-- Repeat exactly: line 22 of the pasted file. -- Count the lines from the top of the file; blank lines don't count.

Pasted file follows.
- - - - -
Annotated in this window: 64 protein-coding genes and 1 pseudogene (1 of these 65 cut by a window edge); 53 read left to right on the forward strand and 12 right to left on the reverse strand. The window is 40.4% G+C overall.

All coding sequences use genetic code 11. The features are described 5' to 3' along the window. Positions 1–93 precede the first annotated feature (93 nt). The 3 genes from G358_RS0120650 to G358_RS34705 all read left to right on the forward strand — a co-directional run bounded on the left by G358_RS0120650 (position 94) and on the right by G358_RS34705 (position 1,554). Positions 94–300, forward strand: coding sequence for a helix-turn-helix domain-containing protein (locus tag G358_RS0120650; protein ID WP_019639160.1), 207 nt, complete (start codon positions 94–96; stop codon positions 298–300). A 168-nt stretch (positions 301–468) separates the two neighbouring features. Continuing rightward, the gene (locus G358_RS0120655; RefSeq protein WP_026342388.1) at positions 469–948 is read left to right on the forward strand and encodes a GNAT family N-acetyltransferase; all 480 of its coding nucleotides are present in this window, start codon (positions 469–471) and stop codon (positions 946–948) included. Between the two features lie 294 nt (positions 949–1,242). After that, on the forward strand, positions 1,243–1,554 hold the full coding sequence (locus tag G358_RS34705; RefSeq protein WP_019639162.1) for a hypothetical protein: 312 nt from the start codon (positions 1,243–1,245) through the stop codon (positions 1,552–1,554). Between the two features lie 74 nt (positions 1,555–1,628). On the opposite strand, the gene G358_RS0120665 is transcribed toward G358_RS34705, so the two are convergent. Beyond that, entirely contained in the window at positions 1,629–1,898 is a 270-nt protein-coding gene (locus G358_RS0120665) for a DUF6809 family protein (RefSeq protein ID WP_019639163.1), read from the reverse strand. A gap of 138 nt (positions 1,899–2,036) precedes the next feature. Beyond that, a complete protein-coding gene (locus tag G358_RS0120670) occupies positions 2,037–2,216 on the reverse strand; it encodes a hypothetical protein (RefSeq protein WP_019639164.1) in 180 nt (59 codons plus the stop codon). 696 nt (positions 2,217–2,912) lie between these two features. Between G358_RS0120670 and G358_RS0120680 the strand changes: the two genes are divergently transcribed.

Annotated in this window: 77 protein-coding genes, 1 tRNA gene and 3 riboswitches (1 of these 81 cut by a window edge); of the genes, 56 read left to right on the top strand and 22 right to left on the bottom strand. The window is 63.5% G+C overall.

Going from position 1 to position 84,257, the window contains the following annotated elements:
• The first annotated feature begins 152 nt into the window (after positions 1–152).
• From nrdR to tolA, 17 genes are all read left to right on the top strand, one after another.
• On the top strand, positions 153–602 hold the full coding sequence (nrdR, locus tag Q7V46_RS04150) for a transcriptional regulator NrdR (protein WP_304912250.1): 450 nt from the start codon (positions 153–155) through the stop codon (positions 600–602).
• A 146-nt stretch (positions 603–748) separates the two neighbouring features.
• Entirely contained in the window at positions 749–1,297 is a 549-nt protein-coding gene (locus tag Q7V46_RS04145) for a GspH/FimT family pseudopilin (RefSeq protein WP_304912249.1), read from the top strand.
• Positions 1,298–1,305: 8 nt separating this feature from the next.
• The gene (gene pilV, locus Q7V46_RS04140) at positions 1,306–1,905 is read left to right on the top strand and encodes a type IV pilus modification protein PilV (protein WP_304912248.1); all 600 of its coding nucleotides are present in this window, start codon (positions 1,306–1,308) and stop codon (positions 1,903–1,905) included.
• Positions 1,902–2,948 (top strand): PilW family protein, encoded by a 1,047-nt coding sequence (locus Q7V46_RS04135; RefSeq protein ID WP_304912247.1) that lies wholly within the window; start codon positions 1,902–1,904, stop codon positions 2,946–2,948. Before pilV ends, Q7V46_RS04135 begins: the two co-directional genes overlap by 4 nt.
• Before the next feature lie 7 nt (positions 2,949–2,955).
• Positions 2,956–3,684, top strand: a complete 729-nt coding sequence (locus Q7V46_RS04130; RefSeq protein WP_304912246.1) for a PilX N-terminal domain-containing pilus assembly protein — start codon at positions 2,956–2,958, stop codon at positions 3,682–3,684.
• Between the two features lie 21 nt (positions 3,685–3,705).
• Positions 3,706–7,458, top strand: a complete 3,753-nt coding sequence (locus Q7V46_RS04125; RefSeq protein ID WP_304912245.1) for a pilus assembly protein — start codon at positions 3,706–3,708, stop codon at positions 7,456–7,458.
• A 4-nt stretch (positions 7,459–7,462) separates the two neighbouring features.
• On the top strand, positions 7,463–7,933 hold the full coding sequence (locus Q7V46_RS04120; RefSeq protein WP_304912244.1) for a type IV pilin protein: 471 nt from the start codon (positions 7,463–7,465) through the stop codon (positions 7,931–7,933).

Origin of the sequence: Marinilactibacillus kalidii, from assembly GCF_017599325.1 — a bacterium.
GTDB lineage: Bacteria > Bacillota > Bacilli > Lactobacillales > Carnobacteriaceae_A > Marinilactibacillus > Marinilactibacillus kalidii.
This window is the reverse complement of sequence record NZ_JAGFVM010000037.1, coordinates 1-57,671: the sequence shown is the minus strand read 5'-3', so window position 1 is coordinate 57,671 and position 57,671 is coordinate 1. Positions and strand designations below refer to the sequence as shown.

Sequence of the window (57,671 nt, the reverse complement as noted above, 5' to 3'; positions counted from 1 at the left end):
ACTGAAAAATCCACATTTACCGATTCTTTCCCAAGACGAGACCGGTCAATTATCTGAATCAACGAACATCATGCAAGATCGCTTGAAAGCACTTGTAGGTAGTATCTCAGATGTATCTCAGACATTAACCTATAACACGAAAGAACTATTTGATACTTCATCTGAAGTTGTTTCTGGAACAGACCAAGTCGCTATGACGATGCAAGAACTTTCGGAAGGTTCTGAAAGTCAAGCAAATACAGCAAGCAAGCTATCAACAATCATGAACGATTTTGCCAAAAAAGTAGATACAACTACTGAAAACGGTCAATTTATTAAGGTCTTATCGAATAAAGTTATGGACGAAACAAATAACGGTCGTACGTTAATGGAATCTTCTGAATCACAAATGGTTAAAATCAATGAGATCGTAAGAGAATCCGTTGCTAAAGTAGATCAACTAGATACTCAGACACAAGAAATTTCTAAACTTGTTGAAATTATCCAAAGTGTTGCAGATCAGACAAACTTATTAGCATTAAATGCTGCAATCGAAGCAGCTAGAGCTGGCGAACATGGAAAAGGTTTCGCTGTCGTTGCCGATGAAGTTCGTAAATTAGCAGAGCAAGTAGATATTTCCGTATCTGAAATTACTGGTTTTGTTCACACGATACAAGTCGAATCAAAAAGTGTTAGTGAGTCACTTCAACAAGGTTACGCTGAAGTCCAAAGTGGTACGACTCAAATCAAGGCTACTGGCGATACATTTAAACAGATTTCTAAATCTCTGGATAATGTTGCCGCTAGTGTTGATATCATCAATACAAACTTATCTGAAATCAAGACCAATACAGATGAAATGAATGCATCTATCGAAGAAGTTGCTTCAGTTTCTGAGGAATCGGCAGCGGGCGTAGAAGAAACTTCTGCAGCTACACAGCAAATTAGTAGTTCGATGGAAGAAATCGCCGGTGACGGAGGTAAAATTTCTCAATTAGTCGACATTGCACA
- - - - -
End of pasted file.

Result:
Sequence of the window (57,671 nt, the reverse complement as noted above, 5' to 3'; positions counted from 1 at the left end):